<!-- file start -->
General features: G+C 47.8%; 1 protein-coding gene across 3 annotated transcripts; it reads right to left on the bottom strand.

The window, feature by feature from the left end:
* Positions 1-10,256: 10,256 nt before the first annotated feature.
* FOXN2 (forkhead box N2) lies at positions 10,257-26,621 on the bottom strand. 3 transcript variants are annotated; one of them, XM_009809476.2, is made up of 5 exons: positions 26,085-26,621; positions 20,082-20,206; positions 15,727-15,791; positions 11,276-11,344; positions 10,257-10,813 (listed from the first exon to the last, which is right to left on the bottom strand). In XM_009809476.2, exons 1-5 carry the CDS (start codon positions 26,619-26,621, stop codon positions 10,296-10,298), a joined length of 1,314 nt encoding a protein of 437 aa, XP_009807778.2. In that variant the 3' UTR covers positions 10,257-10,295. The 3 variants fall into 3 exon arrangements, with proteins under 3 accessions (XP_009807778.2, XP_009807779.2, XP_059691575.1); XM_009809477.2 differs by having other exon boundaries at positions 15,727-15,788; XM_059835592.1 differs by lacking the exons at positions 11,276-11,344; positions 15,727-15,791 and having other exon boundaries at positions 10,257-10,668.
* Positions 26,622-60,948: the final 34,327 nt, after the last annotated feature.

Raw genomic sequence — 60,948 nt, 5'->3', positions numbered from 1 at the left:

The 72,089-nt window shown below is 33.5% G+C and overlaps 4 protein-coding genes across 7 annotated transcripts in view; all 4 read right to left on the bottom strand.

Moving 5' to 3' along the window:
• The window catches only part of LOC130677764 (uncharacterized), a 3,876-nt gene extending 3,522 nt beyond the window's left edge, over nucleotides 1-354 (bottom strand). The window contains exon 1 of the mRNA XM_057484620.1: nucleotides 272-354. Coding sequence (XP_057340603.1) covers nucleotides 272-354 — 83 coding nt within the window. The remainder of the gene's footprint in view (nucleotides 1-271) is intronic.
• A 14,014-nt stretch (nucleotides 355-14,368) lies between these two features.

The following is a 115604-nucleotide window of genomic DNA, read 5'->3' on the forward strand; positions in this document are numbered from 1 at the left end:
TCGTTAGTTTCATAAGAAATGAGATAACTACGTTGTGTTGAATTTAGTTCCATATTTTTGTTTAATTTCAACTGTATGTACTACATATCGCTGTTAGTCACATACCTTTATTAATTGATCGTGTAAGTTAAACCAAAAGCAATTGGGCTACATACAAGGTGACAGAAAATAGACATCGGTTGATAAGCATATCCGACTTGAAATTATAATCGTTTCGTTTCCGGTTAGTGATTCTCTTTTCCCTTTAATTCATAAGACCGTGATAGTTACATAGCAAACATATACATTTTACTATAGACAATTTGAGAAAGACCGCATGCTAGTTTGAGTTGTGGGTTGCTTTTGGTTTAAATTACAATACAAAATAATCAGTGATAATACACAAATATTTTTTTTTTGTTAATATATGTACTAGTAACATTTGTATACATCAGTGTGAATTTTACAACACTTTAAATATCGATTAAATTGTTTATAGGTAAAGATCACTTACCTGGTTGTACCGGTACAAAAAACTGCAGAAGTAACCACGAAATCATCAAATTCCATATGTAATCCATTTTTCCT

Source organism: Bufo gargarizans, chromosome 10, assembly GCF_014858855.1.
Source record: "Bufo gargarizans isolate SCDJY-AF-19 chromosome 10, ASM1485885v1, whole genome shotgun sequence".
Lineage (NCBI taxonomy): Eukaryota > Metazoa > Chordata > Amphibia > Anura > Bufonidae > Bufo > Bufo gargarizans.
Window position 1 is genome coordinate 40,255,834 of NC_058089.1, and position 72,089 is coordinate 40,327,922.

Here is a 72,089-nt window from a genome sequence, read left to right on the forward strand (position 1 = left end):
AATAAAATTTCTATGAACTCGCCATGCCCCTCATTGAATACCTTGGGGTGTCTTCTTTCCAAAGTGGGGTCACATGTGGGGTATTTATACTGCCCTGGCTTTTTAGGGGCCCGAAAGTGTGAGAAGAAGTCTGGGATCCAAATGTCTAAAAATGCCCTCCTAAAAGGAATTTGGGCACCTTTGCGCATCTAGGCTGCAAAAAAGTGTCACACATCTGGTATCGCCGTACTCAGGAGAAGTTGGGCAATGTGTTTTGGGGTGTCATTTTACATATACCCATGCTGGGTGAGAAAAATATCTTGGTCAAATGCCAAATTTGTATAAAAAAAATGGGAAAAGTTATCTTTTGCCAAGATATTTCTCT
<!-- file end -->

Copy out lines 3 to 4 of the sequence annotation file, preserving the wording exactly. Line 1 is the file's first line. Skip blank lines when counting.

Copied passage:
* Positions 1-10,256: 10,256 nt before the first annotated feature.
* FOXN2 (forkhead box N2) lies at positions 10,257-26,621 on the bottom strand. 3 transcript variants are annotated; one of them, XM_009809476.2, is made up of 5 exons: positions 26,085-26,621; positions 20,082-20,206; positions 15,727-15,791; positions 11,276-11,344; positions 10,257-10,813 (listed from the first exon to the last, which is right to left on the bottom strand). In XM_009809476.2, exons 1-5 carry the CDS (start codon positions 26,619-26,621, stop codon positions 10,296-10,298), a joined length of 1,314 nt encoding a protein of 437 aa, XP_009807778.2. In that variant the 3' UTR covers positions 10,257-10,295. The 3 variants fall into 3 exon arrangements, with proteins under 3 accessions (XP_009807778.2, XP_009807779.2, XP_059691575.1); XM_009809477.2 differs by having other exon boundaries at positions 15,727-15,788; XM_059835592.1 differs by lacking the exons at positions 11,276-11,344; positions 15,727-15,791 and having other exon boundaries at positions 10,257-10,668.